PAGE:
PA Community Revitalization Desktop Guide Cover
Format Desktop Guide
Client State of Pennsylvania
Date April 2008
Length 68 pages

Community Revitalization Desktop Guide was created for the State of Pennsylvania in order to provide local government officials with a comprehensive model for community revitalization. The Guide is based upon an analysis of what has worked over thirty years of city and town revitalization efforts. This Desktop Guide shares a detailed three-step process for attracting high-impact private investment within a redevelopment area to spur new economic growth:

  1. Choose one asset-rich redevelopment area
  2. Prepare redevelopment area for market by obtaining site control, public gap funding and a detailed action plan
  3. Welcome investment by marketing the community, presenting a responsive government, and updating zoning and the development review process.

The Guide recognizes that no two places have identical challenges or solutions, and the community capacity to implement them differs as well. But looking back at the attempts to attract reinvestment over past thirty years, there are certain lessons learned that can be helpful to all older communities. For instance, experience has taught us that public money alone can not turn around a community. Private investment is essential to create new jobs, housing and opportunities in older communities. We also know that a single development does not turn around a town or city that has lost major employers and seen little investment for decades. Revitalization is multi-layered and complex. Multiple coordinated high-impact projects must be put in place to reinvigorate local economies and create new reasons to live, work and visit our older communities. The goal of this Pennsylvania state guide is to help Pennsylvania�s cities and towns to do that. The guide includes four detailed case studies of cities and towns that have attracted their first high impact private investment in decades. These cases studies include:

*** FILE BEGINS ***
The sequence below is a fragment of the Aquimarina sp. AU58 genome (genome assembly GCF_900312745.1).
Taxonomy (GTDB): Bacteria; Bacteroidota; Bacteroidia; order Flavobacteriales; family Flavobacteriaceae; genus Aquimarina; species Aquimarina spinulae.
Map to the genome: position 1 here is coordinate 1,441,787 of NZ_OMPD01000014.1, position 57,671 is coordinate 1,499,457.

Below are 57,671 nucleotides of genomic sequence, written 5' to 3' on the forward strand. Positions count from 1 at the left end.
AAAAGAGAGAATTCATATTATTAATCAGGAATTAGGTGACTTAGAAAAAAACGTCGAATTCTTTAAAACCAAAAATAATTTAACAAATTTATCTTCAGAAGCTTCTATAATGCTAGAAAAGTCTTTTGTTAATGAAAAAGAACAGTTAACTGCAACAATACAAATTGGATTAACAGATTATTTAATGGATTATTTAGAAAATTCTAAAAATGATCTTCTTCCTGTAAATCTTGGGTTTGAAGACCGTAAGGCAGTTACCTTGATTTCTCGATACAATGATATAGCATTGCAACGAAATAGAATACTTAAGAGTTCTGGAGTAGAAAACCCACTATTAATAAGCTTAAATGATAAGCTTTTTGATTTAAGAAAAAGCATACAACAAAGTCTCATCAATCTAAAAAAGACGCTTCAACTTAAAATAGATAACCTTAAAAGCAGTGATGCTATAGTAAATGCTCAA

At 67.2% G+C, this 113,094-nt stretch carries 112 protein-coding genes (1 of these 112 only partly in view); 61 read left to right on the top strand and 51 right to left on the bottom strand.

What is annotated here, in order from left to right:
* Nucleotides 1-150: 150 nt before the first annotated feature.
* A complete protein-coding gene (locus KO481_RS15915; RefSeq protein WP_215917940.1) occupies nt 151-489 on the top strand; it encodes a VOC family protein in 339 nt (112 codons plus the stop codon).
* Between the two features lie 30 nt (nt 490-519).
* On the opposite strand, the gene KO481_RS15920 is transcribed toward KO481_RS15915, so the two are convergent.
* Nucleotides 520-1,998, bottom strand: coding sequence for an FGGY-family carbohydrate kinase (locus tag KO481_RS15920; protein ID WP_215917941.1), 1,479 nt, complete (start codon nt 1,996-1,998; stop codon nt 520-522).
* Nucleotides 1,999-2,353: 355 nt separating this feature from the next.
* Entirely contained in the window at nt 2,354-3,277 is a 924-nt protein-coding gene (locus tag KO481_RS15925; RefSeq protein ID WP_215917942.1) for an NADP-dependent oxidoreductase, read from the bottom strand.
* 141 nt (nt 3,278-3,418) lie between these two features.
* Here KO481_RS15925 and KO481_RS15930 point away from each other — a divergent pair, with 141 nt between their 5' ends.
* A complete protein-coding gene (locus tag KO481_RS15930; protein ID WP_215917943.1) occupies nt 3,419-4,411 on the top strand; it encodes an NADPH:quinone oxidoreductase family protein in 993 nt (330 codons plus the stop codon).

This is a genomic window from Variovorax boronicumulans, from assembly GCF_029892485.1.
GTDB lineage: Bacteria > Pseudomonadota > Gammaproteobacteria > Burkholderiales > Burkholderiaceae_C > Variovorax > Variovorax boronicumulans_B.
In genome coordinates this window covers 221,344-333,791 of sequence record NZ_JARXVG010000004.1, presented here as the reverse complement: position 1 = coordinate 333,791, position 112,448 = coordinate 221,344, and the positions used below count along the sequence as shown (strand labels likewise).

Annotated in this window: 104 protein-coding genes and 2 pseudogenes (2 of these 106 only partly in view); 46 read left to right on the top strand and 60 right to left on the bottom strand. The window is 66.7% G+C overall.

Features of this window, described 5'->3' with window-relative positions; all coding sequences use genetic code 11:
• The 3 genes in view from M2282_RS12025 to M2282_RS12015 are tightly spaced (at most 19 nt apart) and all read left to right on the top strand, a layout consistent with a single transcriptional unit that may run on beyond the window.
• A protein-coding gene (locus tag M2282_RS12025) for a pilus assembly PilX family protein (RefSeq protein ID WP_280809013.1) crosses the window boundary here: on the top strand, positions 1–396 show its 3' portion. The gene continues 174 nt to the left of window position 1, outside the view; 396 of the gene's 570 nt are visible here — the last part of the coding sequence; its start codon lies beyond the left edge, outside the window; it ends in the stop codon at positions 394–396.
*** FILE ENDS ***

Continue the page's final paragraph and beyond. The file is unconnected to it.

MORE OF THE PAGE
1. Wilkes-Barre
    Putting together multiple high-impact projects on city owned parcels
  2. Pottstown
    Transforming an eyesore at a key intersection to attract private investment
  3. Greensburg
    Bringing a university and the arts downtown
  4. Washington
    Attracting a native born developer to invest in downtown

The guide also includes interviews with private developers who share how they choose an urban site for investment and interviews with Pennsylvania Mayors who have taken action to prepare their city to welcome new investment.